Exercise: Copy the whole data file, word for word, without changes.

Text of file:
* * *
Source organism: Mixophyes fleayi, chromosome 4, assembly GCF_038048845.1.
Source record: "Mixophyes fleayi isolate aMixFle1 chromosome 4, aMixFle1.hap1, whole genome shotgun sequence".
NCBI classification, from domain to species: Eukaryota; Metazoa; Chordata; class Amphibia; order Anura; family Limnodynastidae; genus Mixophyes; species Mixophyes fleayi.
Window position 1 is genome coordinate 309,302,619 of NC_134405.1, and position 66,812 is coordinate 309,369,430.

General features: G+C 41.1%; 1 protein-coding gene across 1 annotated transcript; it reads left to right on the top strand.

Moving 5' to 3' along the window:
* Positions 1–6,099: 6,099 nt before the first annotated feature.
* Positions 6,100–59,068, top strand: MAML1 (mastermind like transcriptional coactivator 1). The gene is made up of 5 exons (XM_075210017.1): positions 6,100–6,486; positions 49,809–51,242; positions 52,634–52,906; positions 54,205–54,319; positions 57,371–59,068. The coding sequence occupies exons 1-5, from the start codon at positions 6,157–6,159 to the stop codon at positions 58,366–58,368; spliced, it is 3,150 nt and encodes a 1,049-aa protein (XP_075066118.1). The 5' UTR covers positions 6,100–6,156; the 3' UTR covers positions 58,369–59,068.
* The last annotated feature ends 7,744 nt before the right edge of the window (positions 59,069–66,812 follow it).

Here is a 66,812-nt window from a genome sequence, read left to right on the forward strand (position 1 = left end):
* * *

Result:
Source organism: Mixophyes fleayi, chromosome 4, assembly GCF_038048845.1.
Source record: "Mixophyes fleayi isolate aMixFle1 chromosome 4, aMixFle1.hap1, whole genome shotgun sequence".
NCBI classification, from domain to species: Eukaryota; Metazoa; Chordata; class Amphibia; order Anura; family Limnodynastidae; genus Mixophyes; species Mixophyes fleayi.
Window position 1 is genome coordinate 309,302,619 of NC_134405.1, and position 66,812 is coordinate 309,369,430.

General features: G+C 41.1%; 1 protein-coding gene across 1 annotated transcript; it reads left to right on the top strand.

Moving 5' to 3' along the window:
* Positions 1–6,099: 6,099 nt before the first annotated feature.
* Positions 6,100–59,068, top strand: MAML1 (mastermind like transcriptional coactivator 1). The gene is made up of 5 exons (XM_075210017.1): positions 6,100–6,486; positions 49,809–51,242; positions 52,634–52,906; positions 54,205–54,319; positions 57,371–59,068. The coding sequence occupies exons 1-5, from the start codon at positions 6,157–6,159 to the stop codon at positions 58,366–58,368; spliced, it is 3,150 nt and encodes a 1,049-aa protein (XP_075066118.1). The 5' UTR covers positions 6,100–6,156; the 3' UTR covers positions 58,369–59,068.
* The last annotated feature ends 7,744 nt before the right edge of the window (positions 59,069–66,812 follow it).

Here is a 66,812-nt window from a genome sequence, read left to right on the forward strand (position 1 = left end):